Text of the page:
Ronald A. Bergman, Ph.D., Adel K. Afifi, M.D., Paul M. Heidger,
Peer Review Status: Externally Peer Reviewed
Rat, Helly's fluid, H. & E., 6 x.
This plate, in two parts, shows the four cardiac chambers and adjoining large vessels. In the upper part of the plate, the left auricle, the left ventricle, and the right atrium are seen, along with the aorta and pulmonary vein. Note the thicker muscular wall of the ventricle and the aortic semilunar valve that closes the aortic orifice. The pulmonary vein wall is thinner than the wall of the aorta. It brings oxygenated blood from the lung into the left atrium. The lower part of the plate shows both atria and ventricles as well as the aortic outlet. Note that the left ventricular wall is thicker than the right ventricular wall. This is essential for the movement of blood throughout the entire body, the systemic circulation. The interventricular septum separates the right and left ventricles and contains the conductive tissue (Purkinje fibers) of the heart. In the wall of the left ventricle note the papillary muscle. This muscle is continuous with the wall of the ventricle and projects into the cavity, where it gives origin to the chordae tendineae, which are attached to the segments of the tricuspid valve.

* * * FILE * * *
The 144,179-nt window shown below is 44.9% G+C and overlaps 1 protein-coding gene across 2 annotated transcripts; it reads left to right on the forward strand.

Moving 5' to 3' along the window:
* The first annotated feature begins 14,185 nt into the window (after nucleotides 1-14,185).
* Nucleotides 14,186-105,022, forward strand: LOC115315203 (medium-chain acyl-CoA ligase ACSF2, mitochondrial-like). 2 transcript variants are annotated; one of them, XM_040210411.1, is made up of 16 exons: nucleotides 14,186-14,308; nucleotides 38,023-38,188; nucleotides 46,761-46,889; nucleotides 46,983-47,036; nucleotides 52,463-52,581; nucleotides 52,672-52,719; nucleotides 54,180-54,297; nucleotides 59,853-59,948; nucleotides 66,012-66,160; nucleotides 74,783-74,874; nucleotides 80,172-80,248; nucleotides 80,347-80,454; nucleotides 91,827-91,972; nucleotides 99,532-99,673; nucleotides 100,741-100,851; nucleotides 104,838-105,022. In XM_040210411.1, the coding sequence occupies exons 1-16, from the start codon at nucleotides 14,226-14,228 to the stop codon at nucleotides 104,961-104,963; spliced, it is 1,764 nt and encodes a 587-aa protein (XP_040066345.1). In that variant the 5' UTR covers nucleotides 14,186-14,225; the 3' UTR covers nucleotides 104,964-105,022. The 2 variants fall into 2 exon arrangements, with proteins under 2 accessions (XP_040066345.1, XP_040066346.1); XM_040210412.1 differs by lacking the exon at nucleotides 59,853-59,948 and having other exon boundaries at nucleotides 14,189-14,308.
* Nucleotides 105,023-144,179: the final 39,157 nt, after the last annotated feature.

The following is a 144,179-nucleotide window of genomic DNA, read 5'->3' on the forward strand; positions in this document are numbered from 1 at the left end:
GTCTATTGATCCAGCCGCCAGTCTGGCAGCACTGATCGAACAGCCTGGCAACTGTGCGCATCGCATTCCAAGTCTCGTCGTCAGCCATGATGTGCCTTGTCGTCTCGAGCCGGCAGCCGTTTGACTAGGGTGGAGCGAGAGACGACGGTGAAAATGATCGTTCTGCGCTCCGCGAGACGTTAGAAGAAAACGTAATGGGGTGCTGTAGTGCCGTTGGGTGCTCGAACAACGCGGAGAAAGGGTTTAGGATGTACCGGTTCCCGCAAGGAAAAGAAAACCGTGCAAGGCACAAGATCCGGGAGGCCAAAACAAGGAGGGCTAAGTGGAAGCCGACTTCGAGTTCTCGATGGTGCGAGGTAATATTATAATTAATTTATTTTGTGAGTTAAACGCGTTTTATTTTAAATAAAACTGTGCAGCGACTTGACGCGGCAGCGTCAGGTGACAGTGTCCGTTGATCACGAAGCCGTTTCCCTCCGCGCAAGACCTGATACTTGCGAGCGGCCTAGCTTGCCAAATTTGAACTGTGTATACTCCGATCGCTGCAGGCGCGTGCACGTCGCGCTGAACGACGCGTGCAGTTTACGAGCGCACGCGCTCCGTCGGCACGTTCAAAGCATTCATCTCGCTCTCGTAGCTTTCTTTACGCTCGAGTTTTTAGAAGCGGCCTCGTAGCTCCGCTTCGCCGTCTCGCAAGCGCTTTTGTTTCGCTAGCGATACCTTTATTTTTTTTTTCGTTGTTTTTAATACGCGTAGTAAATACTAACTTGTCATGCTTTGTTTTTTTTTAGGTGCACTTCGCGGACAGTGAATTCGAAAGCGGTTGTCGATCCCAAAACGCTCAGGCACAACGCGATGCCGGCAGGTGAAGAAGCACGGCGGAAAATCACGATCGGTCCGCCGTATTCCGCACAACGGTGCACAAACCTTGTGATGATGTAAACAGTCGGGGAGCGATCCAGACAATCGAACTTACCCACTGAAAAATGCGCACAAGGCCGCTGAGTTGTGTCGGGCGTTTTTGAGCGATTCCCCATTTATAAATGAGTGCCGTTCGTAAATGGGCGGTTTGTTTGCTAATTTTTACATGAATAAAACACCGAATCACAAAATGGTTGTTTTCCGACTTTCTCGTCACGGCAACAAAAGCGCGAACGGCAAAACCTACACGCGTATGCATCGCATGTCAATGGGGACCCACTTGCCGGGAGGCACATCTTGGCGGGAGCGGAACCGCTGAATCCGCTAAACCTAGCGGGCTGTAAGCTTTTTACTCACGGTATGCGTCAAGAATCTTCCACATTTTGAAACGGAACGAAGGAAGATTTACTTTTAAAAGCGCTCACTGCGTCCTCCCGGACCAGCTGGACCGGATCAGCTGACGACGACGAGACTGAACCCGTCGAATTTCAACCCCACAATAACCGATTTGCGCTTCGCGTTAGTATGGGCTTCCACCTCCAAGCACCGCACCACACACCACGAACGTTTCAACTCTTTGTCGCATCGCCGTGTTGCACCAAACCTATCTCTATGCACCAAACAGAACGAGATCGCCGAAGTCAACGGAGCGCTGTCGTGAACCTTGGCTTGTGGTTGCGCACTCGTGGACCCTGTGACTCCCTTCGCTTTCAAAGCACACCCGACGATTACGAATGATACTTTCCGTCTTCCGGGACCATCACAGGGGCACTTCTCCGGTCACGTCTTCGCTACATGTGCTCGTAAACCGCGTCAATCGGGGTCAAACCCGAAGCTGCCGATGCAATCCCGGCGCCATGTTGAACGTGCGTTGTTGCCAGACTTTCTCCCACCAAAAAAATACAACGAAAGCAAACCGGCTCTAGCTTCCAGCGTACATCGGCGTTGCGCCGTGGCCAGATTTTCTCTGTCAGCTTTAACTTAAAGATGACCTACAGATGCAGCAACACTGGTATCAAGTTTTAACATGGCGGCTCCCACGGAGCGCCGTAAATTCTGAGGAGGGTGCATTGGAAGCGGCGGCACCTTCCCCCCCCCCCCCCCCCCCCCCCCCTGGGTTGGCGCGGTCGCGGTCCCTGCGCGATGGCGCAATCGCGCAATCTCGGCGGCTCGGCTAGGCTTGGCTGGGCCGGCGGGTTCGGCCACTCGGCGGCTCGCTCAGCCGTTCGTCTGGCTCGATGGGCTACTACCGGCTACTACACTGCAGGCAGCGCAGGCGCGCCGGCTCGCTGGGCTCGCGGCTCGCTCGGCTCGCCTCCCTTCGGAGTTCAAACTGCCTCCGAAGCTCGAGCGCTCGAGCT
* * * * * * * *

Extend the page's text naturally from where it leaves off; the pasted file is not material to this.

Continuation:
The thymus is seen here molded over the aortic arch. The thymus is well developed in early life and involutes after puberty. It plays a fundamental role in the development of the immune mechanism of the body.
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